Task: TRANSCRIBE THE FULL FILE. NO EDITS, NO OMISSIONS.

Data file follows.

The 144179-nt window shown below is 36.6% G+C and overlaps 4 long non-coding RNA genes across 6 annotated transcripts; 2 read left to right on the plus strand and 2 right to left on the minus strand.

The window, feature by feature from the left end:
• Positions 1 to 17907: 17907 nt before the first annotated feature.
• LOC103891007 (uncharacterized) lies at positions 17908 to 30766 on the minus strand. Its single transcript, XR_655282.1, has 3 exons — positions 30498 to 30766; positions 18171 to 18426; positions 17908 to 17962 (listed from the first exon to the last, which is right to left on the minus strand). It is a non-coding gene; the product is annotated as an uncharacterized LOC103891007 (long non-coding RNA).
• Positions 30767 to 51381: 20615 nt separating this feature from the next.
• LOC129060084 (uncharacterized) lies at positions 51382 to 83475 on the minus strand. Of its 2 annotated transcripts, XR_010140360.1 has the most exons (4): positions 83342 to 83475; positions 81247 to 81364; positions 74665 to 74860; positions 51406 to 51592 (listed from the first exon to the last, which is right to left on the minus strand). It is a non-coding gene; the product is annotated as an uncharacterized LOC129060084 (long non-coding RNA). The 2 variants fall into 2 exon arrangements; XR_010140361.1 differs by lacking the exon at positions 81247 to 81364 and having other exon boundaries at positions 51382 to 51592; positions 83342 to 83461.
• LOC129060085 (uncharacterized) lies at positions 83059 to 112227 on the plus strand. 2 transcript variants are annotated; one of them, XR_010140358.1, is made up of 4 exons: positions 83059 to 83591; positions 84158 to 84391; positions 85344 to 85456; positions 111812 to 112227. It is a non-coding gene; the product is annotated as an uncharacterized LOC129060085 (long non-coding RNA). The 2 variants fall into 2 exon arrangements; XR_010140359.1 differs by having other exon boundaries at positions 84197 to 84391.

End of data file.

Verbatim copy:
The 144179-nt window shown below is 36.6% G+C and overlaps 4 long non-coding RNA genes across 6 annotated transcripts; 2 read left to right on the plus strand and 2 right to left on the minus strand.

The window, feature by feature from the left end:
• Positions 1 to 17907: 17907 nt before the first annotated feature.
• LOC103891007 (uncharacterized) lies at positions 17908 to 30766 on the minus strand. Its single transcript, XR_655282.1, has 3 exons — positions 30498 to 30766; positions 18171 to 18426; positions 17908 to 17962 (listed from the first exon to the last, which is right to left on the minus strand). It is a non-coding gene; the product is annotated as an uncharacterized LOC103891007 (long non-coding RNA).
• Positions 30767 to 51381: 20615 nt separating this feature from the next.
• LOC129060084 (uncharacterized) lies at positions 51382 to 83475 on the minus strand. Of its 2 annotated transcripts, XR_010140360.1 has the most exons (4): positions 83342 to 83475; positions 81247 to 81364; positions 74665 to 74860; positions 51406 to 51592 (listed from the first exon to the last, which is right to left on the minus strand). It is a non-coding gene; the product is annotated as an uncharacterized LOC129060084 (long non-coding RNA). The 2 variants fall into 2 exon arrangements; XR_010140361.1 differs by lacking the exon at positions 81247 to 81364 and having other exon boundaries at positions 51382 to 51592; positions 83342 to 83461.
• LOC129060085 (uncharacterized) lies at positions 83059 to 112227 on the plus strand. 2 transcript variants are annotated; one of them, XR_010140358.1, is made up of 4 exons: positions 83059 to 83591; positions 84158 to 84391; positions 85344 to 85456; positions 111812 to 112227. It is a non-coding gene; the product is annotated as an uncharacterized LOC129060085 (long non-coding RNA). The 2 variants fall into 2 exon arrangements; XR_010140359.1 differs by having other exon boundaries at positions 84197 to 84391.